Seymour H. Knox II

Seymour H. Knox II
Seymour Knox III, II, and IV.jpg
Seymour Knox III, II, and IV in front of Portrait of Seymour H. Knox
Chancellor of the University of Buffalo
In office
July 1 – August 31, 1954
Preceded byT.R. McConnell
Succeeded byClifford Furnas
Personal details
Born(1898-09-01)September 1, 1898
Buffalo, New York
DiedSeptember 27, 1990(1990-09-27) (aged 92)
SpouseHelen Northrup
Alma materYale University (1920)
AwardsNational Medal of Arts (1986)

Seymour Horace Knox II (September 1, 1898 – September 27, 1990) was a Buffalo, New York, philanthropist and polo player. The son of wealthy businessman Seymour H. Knox, he owned a palatial home designed by C. P. H. Gilbert.

Early life

He was born on September 1, 1898 to Grace Millard Knox (1862–1936) and Seymour H. Knox I (1861–1915), who merged his chain of five-and-dime stores with those of his first cousins, Frank Winfield Woolworth and Charles Woolworth, to form the F. W. Woolworth Company in 1912. Knox was one of three surviving children born to Seymour and Grace. His elder sisters were Dorothy Virginia Knox and Marjorie Millard Knox. Knox attended Nichols School in Buffalo and the Hotchkiss School in Connecticut. He was a 1920 graduate of Yale University. At Yale he was a member of Delta Kappa Epsilon.


In 1921, upon graduation from Yale, Knox became a Marine Midland Bank director. In 1926, he became vice-president, followed by chairman in 1943 until 1970. He joined the F. W. Woolworth board in 1926 and was chairman from 1943 until reaching the mandatory retirement age forty-five years later in 1971. He became Chairman of The University at Buffalo's governing Council from 1950-69. Knox served on the board of directors of Marine Midland Bank, F. W. Woolworth Company, New York Central Railroad, Penn Central Railroad, and the American Steamship Company.


In 1926, he joined the board of Albright Art Gallery. From the beginning, he was a leader in the modernism movement and in modern cultural life in Buffalo. He spent 60 years working with the Buffalo Fine Arts Academy and by 1939, he was President of the Academy. He bolstered the Contemporary Abstractionism collection during his tenure. He is best known for his 1962 addition to the Albright Art Gallery, designed by Skidmore, Owings & Merrill. After the completion of the addition, the Gallery was renamed the Albright-Knox Art Gallery Knox in his honor. He donated more than 160 works for the new wing, and over 700 pieces over his lifetime. He is said to be in part responsible for the popularity of Jackson Pollock. Under his direction, the Gallery became the first museum to purchase a Clyfford Still, one of the first to purchase a Henry Moore, and as leading champions of Abstractionism, they acquired selections from almost every major abstractionist. In 1965 he was appointed to a commission to choose modern art works for the Governor Nelson A. Rockefeller Empire State Plaza Art Collection in Albany, NY.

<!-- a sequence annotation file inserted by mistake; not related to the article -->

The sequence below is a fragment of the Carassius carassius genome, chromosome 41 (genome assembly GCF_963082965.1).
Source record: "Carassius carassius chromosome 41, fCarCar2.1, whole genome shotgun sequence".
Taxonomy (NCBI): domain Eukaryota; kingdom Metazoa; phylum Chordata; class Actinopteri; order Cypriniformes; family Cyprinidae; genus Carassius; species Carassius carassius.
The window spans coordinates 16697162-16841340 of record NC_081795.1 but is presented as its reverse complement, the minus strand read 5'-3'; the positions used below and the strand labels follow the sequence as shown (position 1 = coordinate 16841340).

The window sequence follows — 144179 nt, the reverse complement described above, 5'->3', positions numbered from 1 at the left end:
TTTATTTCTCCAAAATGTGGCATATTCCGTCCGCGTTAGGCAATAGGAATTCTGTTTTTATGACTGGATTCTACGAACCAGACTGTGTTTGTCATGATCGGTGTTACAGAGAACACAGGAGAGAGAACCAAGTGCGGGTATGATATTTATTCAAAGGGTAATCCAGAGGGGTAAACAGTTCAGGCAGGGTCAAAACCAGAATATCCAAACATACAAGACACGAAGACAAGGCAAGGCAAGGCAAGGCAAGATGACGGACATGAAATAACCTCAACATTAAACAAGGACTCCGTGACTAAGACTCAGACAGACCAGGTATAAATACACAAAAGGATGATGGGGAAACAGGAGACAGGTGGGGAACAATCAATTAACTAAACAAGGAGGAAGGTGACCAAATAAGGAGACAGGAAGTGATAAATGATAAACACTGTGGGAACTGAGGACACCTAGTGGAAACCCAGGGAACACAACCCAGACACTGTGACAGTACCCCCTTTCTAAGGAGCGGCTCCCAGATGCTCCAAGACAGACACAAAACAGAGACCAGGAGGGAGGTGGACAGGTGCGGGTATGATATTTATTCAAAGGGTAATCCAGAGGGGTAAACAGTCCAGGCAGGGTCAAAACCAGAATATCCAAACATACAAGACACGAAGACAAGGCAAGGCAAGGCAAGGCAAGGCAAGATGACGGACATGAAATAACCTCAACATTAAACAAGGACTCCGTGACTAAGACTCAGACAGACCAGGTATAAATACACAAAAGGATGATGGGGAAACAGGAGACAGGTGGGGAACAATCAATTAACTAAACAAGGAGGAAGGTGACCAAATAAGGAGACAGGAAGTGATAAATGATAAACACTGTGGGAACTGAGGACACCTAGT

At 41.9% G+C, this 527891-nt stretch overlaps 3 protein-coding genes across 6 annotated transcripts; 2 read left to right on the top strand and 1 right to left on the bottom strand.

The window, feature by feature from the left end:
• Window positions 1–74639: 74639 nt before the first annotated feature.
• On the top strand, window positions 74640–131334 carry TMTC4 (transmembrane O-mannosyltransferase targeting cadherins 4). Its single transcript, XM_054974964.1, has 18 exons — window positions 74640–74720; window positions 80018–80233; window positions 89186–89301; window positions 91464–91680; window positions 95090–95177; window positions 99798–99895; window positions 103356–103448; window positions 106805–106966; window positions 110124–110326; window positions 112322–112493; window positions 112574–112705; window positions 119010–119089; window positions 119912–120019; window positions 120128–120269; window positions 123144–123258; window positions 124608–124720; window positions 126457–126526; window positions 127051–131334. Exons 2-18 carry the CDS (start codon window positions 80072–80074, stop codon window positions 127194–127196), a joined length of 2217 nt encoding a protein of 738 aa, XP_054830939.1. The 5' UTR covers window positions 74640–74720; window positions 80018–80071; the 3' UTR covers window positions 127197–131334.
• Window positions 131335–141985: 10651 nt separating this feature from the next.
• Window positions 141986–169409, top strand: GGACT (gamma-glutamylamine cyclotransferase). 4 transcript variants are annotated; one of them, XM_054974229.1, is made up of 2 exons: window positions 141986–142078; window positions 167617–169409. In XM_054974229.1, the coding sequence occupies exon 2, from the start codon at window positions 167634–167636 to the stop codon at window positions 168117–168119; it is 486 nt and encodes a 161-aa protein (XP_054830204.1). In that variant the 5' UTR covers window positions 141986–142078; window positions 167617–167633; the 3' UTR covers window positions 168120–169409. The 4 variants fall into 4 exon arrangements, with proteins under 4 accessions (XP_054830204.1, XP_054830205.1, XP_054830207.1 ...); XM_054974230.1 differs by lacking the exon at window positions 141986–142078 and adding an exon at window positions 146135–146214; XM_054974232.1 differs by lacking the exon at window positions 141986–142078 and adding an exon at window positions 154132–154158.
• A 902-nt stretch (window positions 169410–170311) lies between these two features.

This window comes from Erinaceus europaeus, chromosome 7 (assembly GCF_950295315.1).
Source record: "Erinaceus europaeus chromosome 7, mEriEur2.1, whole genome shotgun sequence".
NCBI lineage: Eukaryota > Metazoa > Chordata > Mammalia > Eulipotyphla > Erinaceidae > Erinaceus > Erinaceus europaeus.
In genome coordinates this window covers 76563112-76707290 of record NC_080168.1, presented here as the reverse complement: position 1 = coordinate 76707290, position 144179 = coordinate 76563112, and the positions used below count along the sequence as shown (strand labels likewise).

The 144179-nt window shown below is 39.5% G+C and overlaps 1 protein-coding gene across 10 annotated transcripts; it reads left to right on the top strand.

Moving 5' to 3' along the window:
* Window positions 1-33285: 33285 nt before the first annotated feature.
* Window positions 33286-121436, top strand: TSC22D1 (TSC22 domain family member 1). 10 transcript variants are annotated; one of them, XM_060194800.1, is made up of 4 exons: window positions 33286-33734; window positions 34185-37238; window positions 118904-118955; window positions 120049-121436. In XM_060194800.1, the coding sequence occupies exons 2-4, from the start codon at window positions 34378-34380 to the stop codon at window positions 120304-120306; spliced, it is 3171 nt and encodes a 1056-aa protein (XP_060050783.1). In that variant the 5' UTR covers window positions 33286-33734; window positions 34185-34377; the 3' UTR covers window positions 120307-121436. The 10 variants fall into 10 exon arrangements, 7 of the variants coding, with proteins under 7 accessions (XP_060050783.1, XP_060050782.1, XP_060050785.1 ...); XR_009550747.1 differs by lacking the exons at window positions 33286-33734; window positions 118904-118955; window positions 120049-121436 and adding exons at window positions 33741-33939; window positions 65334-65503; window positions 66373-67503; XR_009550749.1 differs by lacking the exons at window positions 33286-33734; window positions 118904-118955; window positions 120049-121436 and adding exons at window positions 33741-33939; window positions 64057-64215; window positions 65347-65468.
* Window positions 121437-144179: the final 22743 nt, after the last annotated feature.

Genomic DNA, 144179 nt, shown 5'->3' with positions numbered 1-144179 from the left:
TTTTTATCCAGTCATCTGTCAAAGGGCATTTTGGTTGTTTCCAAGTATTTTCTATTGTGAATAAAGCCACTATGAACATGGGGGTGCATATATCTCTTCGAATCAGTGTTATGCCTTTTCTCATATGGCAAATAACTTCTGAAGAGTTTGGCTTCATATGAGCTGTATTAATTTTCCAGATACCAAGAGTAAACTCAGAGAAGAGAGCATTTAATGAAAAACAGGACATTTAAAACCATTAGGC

Personal life

In 1923, he married Helen Northrup (1902-1971), who had attended the Albright Art School. They lived in a mansion at 57 Oakland Place in Buffalo, designed by C. P. H. Gilbert. Construction on the home began in 1924 and was a gift to the couple from Knox's mother, who lived nearby at 800 Delaware Avenue. Together, they had two sons:

Both sons were the original principal owners of the Buffalo Sabres NHL team. Knox was the subject of the 1985 Andy Warhol painting "Portrait of Seymour H. Knox". He also donated significant funds to the Yale University Art Gallery, in New Haven, Connecticut, which both the Seymour H. Knox Jr., Curator of Modern and Contemporary Art and Seymour H. Knox Jr., Curator of European and Contemporary Art positions bear his name. He was an avid polo player and led his Aurora team to the United States Championship in 1932, later touring South America, and winning a tournament in Europe.

Knox died on September 27, 1990 and was eulogized in Congress by U.S. Representative Bill Paxon.


In 1986, he was awarded the National Medal of Arts by President Ronald Reagan for his contributions to the arts in Buffalo and the nation.

See also

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